Refinishing the cherry
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Refinishing the cherry

Walker Art Center, 1988
Lowering the cherry into place, Walker Art Center, 1988

On the morning of February 23, the cherry from Claes Oldenburg and Coosje van Bruggen’s sculpture Spoonbridge and Cherry will be removed for restoration, by the Walker Art Center.  The beloved sculpture, part of the Walker’s permanent collection since 1988, when it was installed, is truly an iconic centerpiece of the Minneapolis Sculpture Garden.

The process will begin with Walker Art Center Sculpture Garden Technician, Noah Wilson, being hoisted to the base of the cherry, where he will remove an access plate.  After climbing into the cherry, Wilson will prepare to remove the 8 bolts that secure the cherry to the spoon.  In the meantime, a 110 ton crane will position its boom over the stem of the cherry.  A single nylon strap will be secured to the stem, supporting the 2-ton stainless-steel ball and Noah, as he removes the bolts.  Gently, the crane operator will move the cherry away from the spoon, over the pond, to the frozen lawn, where Noah will exit through the access panel.

The cherry will then be placed onto the back of a double-drop flatbed trailer into a custom fabricated nest of plywood, foam, and moving pads.  The nylon strap, extending from the crane, will be repositioned and the cherry slowly rotated so that the tip of the stem makes contact with the padded surface of the trailers front end.  The work will be completely blanketed with padded material, strapped in place and covered with a tarp for transport to an industrial coating facility.

Cut-outs measuring the exact circumference of the cherry will be fabricated to ensure that the finished size of the restored cherry will not differ from the original.  Next, 11 existing coats of paint will be removed from its surface, as well as a thick layer of underlying fairing compound (auto-body putty).  The fairing compound used to create the precise spherical form of the cherry, has, after 21 years of Minnesota weather and a constant stream of water covering its surface during the warm months, reached the end of its useful life and is beginning to show signs of failure.  Upon close inspection of the surface of the cherry, a network of hairline cracks are present, and if left untreated, will continue to widen and lift away from the surface of the cherry.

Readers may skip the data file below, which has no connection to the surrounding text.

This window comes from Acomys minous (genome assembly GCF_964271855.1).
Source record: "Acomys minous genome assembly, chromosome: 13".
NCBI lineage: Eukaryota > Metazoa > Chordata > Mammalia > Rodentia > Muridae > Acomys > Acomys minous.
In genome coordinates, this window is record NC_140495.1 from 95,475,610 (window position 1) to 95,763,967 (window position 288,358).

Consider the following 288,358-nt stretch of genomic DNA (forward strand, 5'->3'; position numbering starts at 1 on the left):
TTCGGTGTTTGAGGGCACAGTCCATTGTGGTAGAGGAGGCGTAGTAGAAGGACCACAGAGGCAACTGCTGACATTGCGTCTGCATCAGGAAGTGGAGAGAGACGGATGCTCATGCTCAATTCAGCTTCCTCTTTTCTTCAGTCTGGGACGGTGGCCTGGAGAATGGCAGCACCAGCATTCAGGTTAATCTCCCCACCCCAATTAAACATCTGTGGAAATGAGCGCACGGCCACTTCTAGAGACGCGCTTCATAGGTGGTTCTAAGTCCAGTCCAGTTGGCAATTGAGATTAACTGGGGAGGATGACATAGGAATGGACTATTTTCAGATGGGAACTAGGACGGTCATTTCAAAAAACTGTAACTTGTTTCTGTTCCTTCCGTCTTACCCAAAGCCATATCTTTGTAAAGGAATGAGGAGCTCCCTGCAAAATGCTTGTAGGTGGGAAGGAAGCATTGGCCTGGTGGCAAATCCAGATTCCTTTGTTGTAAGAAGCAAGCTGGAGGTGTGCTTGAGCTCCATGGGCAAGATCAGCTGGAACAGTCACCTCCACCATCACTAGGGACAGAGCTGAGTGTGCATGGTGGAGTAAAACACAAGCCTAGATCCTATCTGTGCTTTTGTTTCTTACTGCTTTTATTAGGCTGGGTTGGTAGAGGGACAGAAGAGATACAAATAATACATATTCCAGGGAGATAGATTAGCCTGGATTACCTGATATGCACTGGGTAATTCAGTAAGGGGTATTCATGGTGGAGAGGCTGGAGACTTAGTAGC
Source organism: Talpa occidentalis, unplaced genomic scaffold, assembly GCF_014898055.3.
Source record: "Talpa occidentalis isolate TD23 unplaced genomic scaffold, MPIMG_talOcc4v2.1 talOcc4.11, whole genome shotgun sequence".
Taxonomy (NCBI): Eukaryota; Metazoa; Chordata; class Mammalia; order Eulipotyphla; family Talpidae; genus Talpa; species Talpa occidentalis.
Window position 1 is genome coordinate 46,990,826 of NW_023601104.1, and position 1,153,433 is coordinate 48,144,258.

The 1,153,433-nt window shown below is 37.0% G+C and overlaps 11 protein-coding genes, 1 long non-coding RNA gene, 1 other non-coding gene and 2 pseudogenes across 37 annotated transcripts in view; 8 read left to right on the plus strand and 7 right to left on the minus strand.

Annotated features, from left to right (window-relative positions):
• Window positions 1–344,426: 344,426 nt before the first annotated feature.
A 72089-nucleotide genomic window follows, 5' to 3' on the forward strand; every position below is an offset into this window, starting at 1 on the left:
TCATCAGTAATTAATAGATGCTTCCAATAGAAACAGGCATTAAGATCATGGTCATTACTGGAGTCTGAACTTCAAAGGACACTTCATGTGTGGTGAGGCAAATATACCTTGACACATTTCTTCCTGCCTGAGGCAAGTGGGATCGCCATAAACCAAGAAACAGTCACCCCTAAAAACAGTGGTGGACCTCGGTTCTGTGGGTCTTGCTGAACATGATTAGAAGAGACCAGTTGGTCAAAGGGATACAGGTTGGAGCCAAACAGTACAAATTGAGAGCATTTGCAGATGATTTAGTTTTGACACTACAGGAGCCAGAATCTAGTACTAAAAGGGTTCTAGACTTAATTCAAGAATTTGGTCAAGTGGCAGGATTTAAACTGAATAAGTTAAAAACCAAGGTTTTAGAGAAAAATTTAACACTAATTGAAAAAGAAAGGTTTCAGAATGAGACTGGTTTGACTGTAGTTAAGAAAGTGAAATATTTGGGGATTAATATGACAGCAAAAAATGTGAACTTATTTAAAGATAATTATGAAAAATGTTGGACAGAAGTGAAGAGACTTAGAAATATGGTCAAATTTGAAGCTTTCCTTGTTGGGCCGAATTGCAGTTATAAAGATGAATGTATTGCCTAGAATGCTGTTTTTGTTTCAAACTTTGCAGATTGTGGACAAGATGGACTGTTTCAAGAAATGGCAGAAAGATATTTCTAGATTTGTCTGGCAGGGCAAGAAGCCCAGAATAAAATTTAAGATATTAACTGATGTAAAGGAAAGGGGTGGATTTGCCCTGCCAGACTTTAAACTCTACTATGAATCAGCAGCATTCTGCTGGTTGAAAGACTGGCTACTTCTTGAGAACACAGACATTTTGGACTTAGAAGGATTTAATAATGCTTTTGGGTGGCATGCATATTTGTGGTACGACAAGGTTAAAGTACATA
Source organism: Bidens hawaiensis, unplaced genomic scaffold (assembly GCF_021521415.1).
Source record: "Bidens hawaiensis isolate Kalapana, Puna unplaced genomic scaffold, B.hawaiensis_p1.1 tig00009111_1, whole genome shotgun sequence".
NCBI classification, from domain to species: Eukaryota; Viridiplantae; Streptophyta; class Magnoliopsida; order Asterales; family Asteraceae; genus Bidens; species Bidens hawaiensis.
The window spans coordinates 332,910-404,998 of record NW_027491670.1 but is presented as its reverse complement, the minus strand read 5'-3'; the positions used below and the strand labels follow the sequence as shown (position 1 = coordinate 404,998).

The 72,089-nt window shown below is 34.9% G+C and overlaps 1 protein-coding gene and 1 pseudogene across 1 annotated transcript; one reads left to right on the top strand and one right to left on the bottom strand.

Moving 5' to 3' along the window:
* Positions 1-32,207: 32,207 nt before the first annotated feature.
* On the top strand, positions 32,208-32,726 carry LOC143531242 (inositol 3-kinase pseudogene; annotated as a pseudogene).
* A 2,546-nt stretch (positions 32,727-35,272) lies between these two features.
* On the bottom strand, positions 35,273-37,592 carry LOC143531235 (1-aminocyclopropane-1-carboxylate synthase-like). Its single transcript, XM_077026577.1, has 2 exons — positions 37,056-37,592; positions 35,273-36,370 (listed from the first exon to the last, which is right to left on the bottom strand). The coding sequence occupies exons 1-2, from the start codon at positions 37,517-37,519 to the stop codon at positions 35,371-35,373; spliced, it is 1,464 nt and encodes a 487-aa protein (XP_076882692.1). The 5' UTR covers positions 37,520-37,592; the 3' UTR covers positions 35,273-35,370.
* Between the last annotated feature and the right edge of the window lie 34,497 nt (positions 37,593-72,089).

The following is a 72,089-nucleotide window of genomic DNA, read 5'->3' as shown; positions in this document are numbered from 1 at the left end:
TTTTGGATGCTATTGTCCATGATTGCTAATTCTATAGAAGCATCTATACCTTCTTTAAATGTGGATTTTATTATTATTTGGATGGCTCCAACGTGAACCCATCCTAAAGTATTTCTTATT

Walker Art Center, 1988
Crane lowering the cherry, Walker Art Center, 1988

After reaching bare metal, the surface of the cherry will be sprayed with a yellow oxide epoxy primer, followed by a coat of gray epoxy primer.  Layers of a green immersion-grade fairing compound, the same product used to shape the hulls of ocean vessels, will be spread over the surface, allowed to dry, and be hand-sanded, building the cherry back to the appropriate circumference and re-creating is perfect spherical profile. 

Once the surface is pristine, another layer of gray epoxy will be sprayed on the work, before two coats of marine-grade “cherry red” polyurethane.  The top layer will be a clear-coat, which will provide a layer of protection from the paint-fading ultra-violet rays of the sun.  

Once the paint layers are fully cured, the work will be carefully packed and transported back to the Minneapolis Sculpture Garden to be reunited with the spoon.  I expect the process to be complete in early April.  Be sure to watch for status updates and progress reports.

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